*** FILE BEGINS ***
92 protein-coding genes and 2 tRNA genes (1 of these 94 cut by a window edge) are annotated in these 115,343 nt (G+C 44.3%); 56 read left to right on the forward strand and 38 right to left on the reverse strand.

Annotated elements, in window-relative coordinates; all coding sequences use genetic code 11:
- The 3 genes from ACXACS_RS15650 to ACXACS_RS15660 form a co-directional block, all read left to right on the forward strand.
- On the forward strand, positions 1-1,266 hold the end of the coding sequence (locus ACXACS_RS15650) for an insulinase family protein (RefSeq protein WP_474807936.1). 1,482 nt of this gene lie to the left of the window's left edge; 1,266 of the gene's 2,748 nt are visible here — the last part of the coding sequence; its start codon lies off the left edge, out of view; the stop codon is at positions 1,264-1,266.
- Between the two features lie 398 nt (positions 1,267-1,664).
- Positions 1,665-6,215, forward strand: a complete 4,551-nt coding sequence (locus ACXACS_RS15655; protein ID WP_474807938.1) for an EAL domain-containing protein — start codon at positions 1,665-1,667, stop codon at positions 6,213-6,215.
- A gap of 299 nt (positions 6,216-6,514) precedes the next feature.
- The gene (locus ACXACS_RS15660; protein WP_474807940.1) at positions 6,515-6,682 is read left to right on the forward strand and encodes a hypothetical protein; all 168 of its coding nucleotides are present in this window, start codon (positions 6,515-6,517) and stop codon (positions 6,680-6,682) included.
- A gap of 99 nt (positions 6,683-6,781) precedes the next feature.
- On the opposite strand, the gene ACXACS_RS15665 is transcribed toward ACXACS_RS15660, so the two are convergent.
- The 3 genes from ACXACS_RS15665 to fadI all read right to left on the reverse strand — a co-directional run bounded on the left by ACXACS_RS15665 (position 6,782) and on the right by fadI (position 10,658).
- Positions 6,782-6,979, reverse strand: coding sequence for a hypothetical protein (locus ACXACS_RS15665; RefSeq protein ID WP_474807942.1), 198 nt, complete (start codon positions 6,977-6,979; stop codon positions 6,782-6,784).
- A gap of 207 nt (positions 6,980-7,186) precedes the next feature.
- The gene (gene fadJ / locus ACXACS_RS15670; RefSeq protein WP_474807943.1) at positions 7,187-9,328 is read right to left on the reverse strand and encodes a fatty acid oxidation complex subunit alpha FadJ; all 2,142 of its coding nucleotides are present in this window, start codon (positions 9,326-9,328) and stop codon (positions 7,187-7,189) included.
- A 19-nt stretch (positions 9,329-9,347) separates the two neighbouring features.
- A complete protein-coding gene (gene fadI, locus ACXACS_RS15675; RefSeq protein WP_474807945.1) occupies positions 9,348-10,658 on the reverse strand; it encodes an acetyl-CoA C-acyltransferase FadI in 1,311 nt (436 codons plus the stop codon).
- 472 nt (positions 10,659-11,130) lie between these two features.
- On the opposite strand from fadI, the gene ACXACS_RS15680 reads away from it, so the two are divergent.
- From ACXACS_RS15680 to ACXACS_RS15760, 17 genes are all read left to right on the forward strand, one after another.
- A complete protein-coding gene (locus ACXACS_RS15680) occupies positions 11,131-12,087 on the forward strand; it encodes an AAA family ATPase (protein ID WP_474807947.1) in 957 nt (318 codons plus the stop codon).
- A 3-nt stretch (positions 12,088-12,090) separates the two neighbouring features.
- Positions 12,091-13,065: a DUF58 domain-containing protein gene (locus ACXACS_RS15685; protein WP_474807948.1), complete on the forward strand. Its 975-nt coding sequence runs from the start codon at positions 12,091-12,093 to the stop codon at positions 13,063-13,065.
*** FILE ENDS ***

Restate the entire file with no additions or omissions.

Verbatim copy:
92 protein-coding genes and 2 tRNA genes (1 of these 94 cut by a window edge) are annotated in these 115,343 nt (G+C 44.3%); 56 read left to right on the forward strand and 38 right to left on the reverse strand.

Annotated elements, in window-relative coordinates; all coding sequences use genetic code 11:
- The 3 genes from ACXACS_RS15650 to ACXACS_RS15660 form a co-directional block, all read left to right on the forward strand.
- On the forward strand, positions 1-1,266 hold the end of the coding sequence (locus ACXACS_RS15650) for an insulinase family protein (RefSeq protein WP_474807936.1). 1,482 nt of this gene lie to the left of the window's left edge; 1,266 of the gene's 2,748 nt are visible here — the last part of the coding sequence; its start codon lies off the left edge, out of view; the stop codon is at positions 1,264-1,266.
- Between the two features lie 398 nt (positions 1,267-1,664).
- Positions 1,665-6,215, forward strand: a complete 4,551-nt coding sequence (locus ACXACS_RS15655; protein ID WP_474807938.1) for an EAL domain-containing protein — start codon at positions 1,665-1,667, stop codon at positions 6,213-6,215.
- A gap of 299 nt (positions 6,216-6,514) precedes the next feature.
- The gene (locus ACXACS_RS15660; protein WP_474807940.1) at positions 6,515-6,682 is read left to right on the forward strand and encodes a hypothetical protein; all 168 of its coding nucleotides are present in this window, start codon (positions 6,515-6,517) and stop codon (positions 6,680-6,682) included.
- A gap of 99 nt (positions 6,683-6,781) precedes the next feature.
- On the opposite strand, the gene ACXACS_RS15665 is transcribed toward ACXACS_RS15660, so the two are convergent.
- The 3 genes from ACXACS_RS15665 to fadI all read right to left on the reverse strand — a co-directional run bounded on the left by ACXACS_RS15665 (position 6,782) and on the right by fadI (position 10,658).
- Positions 6,782-6,979, reverse strand: coding sequence for a hypothetical protein (locus ACXACS_RS15665; RefSeq protein ID WP_474807942.1), 198 nt, complete (start codon positions 6,977-6,979; stop codon positions 6,782-6,784).
- A gap of 207 nt (positions 6,980-7,186) precedes the next feature.
- The gene (gene fadJ / locus ACXACS_RS15670; RefSeq protein WP_474807943.1) at positions 7,187-9,328 is read right to left on the reverse strand and encodes a fatty acid oxidation complex subunit alpha FadJ; all 2,142 of its coding nucleotides are present in this window, start codon (positions 9,326-9,328) and stop codon (positions 7,187-7,189) included.
- A 19-nt stretch (positions 9,329-9,347) separates the two neighbouring features.
- A complete protein-coding gene (gene fadI, locus ACXACS_RS15675; RefSeq protein WP_474807945.1) occupies positions 9,348-10,658 on the reverse strand; it encodes an acetyl-CoA C-acyltransferase FadI in 1,311 nt (436 codons plus the stop codon).
- 472 nt (positions 10,659-11,130) lie between these two features.
- On the opposite strand from fadI, the gene ACXACS_RS15680 reads away from it, so the two are divergent.
- From ACXACS_RS15680 to ACXACS_RS15760, 17 genes are all read left to right on the forward strand, one after another.
- A complete protein-coding gene (locus ACXACS_RS15680) occupies positions 11,131-12,087 on the forward strand; it encodes an AAA family ATPase (protein ID WP_474807947.1) in 957 nt (318 codons plus the stop codon).
- A 3-nt stretch (positions 12,088-12,090) separates the two neighbouring features.
- Positions 12,091-13,065: a DUF58 domain-containing protein gene (locus ACXACS_RS15685; protein WP_474807948.1), complete on the forward strand. Its 975-nt coding sequence runs from the start codon at positions 12,091-12,093 to the stop codon at positions 13,063-13,065.